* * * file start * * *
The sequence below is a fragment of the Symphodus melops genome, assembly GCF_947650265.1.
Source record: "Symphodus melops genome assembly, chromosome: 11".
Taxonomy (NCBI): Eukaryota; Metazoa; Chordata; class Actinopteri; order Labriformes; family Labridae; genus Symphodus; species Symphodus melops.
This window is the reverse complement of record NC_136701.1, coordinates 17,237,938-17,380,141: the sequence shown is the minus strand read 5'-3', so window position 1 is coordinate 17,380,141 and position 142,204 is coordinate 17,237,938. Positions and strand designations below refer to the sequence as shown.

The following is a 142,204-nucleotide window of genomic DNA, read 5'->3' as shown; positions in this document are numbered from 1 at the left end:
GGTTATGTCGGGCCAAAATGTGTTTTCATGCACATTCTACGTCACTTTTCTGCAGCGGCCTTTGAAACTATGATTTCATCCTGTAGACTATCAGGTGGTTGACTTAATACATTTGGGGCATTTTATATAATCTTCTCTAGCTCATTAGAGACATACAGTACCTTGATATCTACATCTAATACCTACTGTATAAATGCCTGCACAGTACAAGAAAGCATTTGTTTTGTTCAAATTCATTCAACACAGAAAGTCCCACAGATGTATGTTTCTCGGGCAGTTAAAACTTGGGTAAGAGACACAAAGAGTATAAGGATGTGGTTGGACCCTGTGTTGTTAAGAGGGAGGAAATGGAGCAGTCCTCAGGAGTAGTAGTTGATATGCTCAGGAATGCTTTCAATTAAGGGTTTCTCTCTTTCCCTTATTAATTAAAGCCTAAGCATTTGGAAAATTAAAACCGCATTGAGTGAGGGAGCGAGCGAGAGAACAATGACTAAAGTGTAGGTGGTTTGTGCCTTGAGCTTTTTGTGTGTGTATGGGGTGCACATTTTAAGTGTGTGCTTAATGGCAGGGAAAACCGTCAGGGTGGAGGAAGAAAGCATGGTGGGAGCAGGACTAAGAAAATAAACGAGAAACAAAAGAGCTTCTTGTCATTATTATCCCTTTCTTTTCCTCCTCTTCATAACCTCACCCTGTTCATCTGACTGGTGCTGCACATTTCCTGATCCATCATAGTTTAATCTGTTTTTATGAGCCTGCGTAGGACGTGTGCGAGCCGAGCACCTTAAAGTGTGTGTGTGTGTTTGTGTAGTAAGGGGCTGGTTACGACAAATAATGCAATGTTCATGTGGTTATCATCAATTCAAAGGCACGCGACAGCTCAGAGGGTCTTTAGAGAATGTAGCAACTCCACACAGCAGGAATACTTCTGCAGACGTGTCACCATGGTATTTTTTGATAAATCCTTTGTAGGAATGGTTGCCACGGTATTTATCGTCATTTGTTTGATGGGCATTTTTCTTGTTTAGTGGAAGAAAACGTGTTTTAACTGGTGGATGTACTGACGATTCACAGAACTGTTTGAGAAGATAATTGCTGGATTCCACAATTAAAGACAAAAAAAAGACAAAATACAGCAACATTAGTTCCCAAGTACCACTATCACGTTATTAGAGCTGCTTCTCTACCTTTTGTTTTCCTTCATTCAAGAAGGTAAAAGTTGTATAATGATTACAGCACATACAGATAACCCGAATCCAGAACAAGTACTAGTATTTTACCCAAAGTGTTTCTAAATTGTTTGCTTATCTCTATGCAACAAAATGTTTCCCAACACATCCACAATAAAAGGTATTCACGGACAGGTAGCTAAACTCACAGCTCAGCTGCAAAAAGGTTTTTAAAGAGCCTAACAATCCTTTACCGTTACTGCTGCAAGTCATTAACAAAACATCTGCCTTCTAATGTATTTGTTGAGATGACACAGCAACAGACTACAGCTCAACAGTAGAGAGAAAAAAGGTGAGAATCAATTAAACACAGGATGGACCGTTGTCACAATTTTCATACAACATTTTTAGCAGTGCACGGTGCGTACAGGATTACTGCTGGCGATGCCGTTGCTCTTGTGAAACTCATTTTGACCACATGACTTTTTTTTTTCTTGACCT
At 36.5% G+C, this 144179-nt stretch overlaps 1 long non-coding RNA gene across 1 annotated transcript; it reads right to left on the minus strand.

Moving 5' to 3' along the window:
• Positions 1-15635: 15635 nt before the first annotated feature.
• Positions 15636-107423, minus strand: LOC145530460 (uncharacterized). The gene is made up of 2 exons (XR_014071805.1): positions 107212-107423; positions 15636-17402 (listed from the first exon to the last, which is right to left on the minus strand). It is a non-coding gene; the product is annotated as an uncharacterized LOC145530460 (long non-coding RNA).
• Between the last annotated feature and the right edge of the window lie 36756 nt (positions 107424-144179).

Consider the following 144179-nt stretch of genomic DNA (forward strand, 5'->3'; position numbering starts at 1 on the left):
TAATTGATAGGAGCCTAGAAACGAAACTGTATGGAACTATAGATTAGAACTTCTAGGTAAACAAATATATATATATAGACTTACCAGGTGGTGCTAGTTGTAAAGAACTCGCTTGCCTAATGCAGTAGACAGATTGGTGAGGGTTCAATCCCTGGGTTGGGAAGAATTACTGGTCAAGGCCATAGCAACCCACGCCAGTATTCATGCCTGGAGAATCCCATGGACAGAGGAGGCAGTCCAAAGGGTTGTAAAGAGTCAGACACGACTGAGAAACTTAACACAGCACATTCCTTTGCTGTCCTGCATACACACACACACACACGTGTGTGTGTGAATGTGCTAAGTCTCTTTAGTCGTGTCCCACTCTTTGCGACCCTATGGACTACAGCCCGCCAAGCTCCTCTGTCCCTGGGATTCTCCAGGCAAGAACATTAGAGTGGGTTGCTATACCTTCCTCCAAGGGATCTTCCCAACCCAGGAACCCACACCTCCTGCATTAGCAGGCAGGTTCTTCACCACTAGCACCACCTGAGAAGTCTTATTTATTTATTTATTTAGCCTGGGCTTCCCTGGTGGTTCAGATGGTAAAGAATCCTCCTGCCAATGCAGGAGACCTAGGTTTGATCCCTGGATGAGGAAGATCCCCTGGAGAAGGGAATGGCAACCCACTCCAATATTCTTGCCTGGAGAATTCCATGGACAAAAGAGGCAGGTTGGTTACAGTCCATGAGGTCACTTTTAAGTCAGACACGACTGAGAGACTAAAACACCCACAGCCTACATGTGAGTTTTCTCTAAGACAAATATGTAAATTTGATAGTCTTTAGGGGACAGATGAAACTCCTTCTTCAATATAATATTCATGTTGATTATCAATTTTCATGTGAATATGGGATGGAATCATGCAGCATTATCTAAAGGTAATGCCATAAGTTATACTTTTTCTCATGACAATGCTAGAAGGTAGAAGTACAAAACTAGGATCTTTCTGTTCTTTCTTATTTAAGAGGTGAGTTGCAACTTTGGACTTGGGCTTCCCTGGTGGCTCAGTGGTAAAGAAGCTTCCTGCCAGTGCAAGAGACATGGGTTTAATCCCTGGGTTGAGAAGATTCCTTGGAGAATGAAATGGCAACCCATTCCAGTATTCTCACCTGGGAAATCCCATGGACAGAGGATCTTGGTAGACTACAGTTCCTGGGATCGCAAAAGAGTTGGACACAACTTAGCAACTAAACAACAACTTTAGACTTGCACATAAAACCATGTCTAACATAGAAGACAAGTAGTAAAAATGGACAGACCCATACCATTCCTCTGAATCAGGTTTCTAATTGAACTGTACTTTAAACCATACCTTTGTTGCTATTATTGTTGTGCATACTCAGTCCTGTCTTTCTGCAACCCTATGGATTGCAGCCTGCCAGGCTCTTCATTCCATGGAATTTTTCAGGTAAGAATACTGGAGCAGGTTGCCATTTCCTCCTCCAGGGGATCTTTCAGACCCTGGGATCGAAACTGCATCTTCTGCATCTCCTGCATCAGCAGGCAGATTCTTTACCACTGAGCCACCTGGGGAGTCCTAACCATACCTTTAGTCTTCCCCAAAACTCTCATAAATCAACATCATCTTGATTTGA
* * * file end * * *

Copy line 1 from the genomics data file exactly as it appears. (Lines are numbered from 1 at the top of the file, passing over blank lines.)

The sequence below is a fragment of the Symphodus melops genome, assembly GCF_947650265.1.